An Empirical Analysis of Project Cost, Performance, and Pricing Trends in the United States
The utility-scale solar sector—defined here to include any ground-mounted photovoltaic (“PV”), concentrating photovoltaic (“CPV”), or concentrating solar power (“CSP”) project that is larger than 5 MWAC in capacity—has led the overall U.S. solar market in terms of installed capacity since 2012. It is expected to maintain its market-leading position for at least another five years, driven in part by December 2015’s three-year extension of the 30% federal investment tax credit (“ITC”) through 2019 (coupled with a favorable switch to a “start construction” rather than a “placed in service” eligibility requirement, and a gradual phase down of the credit to 10% by 2022).
In fact, in 2016 alone, the utility-scale sector is projected to install more than twice as much new capacity as it ever has previously in a single year. This unprecedented boom makes it difficult, yet more important than ever, to stay abreast of the latest utility-scale market developments and trends.
This report—the fourth edition in an ongoing annual series—is intended to help meet this need, by providing in-depth, annually updated, data-driven analysis of the utility-scale solar project fleet in the United States. Drawing on empirical project-level data from a wide range of sources, this report analyzes not just installed project costs or prices—i.e., the traditional realm of most solar economic analyses—but also operating costs, capacity factors, and power purchase agreement (“PPA”) prices from a large sample of utility-scale solar projects throughout the United States. Given its current dominance in the market, utility-scale PV also dominates much of this report, though data from CPV and CSP projects are also presented where appropriate.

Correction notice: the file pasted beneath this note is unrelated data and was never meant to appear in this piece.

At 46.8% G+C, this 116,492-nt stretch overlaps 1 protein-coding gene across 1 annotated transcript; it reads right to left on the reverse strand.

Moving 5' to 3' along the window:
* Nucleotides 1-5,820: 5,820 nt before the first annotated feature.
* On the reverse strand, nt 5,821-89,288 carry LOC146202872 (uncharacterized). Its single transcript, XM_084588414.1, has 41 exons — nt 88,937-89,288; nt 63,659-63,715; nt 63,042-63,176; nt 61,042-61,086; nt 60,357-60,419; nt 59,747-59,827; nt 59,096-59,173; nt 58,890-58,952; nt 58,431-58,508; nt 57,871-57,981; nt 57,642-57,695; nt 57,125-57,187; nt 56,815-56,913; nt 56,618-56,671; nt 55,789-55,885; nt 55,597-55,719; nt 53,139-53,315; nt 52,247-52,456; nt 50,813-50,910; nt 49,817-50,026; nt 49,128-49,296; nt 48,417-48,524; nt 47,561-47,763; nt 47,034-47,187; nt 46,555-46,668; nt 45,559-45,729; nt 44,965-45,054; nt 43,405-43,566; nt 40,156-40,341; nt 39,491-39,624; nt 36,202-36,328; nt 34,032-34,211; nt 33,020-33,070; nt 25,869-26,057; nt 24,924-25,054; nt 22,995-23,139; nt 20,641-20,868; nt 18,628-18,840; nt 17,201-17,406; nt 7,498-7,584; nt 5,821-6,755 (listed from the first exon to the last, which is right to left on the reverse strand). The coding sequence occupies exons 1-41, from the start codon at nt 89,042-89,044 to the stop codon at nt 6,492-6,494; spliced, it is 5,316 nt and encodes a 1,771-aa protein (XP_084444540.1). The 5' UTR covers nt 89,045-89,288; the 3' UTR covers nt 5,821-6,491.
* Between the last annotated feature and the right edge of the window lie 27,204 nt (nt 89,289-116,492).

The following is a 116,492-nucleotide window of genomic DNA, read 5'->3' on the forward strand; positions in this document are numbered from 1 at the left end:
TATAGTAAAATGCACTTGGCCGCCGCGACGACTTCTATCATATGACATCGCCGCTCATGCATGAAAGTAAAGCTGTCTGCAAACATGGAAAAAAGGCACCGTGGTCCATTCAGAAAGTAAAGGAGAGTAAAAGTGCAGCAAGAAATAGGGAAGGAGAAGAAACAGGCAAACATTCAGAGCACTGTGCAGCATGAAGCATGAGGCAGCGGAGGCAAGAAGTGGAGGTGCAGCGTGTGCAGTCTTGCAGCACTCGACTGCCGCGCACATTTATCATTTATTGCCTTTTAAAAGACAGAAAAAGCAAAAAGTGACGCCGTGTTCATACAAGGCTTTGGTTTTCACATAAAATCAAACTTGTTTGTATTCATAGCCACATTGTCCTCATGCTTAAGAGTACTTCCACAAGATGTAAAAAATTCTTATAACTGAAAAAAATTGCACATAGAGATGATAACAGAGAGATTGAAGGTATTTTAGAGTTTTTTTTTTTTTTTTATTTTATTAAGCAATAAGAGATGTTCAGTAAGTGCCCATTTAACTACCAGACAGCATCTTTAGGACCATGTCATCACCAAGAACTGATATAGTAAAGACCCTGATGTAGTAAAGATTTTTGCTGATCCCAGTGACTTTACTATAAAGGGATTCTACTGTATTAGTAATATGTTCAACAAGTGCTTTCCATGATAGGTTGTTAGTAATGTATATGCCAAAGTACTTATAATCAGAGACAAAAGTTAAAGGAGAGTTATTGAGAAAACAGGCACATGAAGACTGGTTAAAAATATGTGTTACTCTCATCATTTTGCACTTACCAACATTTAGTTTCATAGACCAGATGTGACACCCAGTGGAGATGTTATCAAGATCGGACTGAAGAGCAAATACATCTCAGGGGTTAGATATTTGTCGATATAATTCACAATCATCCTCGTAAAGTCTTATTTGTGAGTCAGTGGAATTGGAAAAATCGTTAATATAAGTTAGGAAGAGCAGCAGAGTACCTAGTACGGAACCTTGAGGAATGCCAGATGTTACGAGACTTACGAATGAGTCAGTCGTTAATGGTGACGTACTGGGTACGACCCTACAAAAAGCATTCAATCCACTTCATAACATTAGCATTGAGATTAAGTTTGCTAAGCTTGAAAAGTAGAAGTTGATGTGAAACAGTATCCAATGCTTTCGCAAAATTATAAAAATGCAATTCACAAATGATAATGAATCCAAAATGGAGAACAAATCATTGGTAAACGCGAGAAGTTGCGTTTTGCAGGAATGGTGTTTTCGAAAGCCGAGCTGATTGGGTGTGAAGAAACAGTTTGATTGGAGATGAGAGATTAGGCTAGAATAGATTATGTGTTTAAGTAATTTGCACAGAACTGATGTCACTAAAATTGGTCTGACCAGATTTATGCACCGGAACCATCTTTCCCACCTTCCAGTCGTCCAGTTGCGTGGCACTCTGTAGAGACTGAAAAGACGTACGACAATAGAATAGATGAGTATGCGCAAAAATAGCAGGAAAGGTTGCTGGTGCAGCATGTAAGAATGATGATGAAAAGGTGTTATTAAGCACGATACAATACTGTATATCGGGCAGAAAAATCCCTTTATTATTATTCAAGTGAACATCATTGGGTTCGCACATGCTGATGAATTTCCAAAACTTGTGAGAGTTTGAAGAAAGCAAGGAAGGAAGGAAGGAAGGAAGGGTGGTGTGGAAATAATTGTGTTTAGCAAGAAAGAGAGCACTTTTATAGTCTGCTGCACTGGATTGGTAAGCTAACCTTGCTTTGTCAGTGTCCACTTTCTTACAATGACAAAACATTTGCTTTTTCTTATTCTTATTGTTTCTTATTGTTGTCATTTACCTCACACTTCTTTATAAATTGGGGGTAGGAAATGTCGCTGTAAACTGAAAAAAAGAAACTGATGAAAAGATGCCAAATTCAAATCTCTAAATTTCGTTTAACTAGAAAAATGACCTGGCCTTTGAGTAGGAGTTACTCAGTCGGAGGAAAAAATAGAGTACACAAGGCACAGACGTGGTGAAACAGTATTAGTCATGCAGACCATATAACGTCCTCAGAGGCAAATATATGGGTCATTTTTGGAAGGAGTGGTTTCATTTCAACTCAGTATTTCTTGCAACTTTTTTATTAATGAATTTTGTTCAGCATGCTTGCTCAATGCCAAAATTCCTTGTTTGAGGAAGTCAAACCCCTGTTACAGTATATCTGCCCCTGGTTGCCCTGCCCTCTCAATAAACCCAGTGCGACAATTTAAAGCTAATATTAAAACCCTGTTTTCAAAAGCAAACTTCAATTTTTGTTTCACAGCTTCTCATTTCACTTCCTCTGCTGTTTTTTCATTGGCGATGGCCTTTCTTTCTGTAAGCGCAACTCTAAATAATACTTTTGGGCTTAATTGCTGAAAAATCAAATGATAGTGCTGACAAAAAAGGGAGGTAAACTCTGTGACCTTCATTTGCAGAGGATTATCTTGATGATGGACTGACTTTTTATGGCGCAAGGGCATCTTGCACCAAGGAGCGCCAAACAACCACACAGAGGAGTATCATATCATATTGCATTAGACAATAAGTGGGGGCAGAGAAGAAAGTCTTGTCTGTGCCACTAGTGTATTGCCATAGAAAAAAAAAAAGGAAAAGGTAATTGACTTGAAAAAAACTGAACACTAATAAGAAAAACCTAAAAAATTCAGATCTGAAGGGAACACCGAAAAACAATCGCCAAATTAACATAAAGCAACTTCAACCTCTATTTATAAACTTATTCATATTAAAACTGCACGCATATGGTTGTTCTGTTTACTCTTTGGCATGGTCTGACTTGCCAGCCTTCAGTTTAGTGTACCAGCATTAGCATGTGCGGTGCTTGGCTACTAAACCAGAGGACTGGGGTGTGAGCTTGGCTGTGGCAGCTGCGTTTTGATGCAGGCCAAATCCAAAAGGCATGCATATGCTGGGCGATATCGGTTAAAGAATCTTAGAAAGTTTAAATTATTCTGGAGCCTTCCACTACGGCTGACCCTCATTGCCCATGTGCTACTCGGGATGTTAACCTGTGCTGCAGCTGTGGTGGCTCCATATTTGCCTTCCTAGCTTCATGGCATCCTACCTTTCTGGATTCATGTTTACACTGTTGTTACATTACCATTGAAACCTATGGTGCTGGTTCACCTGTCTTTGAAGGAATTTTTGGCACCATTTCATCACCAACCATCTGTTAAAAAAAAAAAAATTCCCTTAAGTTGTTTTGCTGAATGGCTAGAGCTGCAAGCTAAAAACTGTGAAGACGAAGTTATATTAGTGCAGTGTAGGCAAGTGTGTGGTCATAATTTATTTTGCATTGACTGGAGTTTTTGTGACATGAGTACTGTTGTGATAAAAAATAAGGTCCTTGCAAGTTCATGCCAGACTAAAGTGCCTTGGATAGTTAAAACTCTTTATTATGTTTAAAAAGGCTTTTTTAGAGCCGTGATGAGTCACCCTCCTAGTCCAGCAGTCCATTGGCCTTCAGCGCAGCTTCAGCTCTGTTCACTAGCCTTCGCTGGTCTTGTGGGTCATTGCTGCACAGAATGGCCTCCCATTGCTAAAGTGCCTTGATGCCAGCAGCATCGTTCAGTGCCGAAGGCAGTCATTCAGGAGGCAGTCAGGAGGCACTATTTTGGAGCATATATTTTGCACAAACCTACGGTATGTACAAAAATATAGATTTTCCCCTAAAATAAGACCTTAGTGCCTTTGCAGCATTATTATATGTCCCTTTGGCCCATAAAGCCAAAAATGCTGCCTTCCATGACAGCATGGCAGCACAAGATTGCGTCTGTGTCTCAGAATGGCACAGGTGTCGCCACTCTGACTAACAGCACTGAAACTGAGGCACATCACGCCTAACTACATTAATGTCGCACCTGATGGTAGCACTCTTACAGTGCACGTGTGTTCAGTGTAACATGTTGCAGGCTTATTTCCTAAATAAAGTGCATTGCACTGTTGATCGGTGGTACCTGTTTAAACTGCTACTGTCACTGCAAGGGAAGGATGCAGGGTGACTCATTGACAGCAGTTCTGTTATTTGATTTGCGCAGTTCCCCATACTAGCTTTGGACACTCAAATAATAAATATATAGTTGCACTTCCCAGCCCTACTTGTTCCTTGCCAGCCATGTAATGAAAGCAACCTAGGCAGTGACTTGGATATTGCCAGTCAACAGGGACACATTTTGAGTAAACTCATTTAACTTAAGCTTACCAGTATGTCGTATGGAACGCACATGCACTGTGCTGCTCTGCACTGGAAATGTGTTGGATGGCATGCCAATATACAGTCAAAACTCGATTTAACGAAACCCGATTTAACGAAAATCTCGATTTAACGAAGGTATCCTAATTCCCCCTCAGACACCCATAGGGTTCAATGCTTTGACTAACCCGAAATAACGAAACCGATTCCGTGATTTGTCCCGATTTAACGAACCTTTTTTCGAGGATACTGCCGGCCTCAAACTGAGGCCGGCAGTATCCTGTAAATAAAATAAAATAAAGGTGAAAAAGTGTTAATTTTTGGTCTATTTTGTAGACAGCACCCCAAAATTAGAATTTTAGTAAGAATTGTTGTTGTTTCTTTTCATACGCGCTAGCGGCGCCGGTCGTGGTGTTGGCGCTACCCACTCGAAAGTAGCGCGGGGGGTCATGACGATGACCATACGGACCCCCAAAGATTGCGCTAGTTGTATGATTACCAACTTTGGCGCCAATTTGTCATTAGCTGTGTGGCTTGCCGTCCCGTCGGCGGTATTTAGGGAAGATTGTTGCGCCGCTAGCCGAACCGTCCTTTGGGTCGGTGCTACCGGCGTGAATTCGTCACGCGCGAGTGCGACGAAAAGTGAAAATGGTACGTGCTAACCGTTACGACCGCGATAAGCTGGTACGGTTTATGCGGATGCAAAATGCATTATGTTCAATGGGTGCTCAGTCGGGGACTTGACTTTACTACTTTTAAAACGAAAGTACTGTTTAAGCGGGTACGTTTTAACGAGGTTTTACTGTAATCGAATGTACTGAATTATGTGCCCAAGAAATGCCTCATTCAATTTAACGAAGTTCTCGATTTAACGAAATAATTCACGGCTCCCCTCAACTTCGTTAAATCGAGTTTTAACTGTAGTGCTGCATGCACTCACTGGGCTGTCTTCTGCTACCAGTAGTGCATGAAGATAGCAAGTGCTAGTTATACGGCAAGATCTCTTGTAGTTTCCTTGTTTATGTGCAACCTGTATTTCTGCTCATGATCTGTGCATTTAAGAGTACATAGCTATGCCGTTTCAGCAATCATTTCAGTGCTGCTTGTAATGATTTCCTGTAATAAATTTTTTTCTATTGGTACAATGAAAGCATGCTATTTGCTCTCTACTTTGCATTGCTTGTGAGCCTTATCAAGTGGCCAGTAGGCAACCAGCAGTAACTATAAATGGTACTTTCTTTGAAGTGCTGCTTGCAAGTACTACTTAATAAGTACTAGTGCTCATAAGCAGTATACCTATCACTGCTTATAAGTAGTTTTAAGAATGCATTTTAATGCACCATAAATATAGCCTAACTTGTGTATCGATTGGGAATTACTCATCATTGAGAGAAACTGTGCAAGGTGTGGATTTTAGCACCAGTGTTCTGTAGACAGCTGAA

Some of the more-notable findings from this year’s edition include the following:
• Installation Trends: Among the total population of utility-scale PV projects from which data samples are drawn, several trends are worth noting due to their influence on (or perhaps reflection of) the cost, performance, and PPA price data analyzed later. For example, the use of solar tracking devices (overwhelmingly single-axis, east-west tracking—though a few dual-axis tracking projects have entered the population in recent years) continued to expand in 2015, particularly among thin-film (CdTe) projects, which had almost exclusively opted for fixed-tilt mounts prior to 2014. In a reflection of the ongoing geographic expansion of
the market beyond the high-insolation Southwest, the average long-term insolation level across newly built project sites declined for the first time in 2015. Meanwhile, the average inverter loading ratio—i.e., the ratio of a project’s DC module array nameplate rating to its AC inverter nameplate rating—has increased among more recent project vintages, as oversizing the array can boost generation (relative to the AC capacity), and hence revenue, particularly during the morning and evening shoulder periods. These trends should drive AC capacity factors higher among more recently built PV projects (confirmed by data for
projects that were fully operational in 2015). Finally, 2015 saw one new CSP project (a 110 MWAC solar tower project with 10 hours of thermal storage) and one new CPV project (an 18 MWAC project with SunPower’s new C7 technology) achieve commercial operation.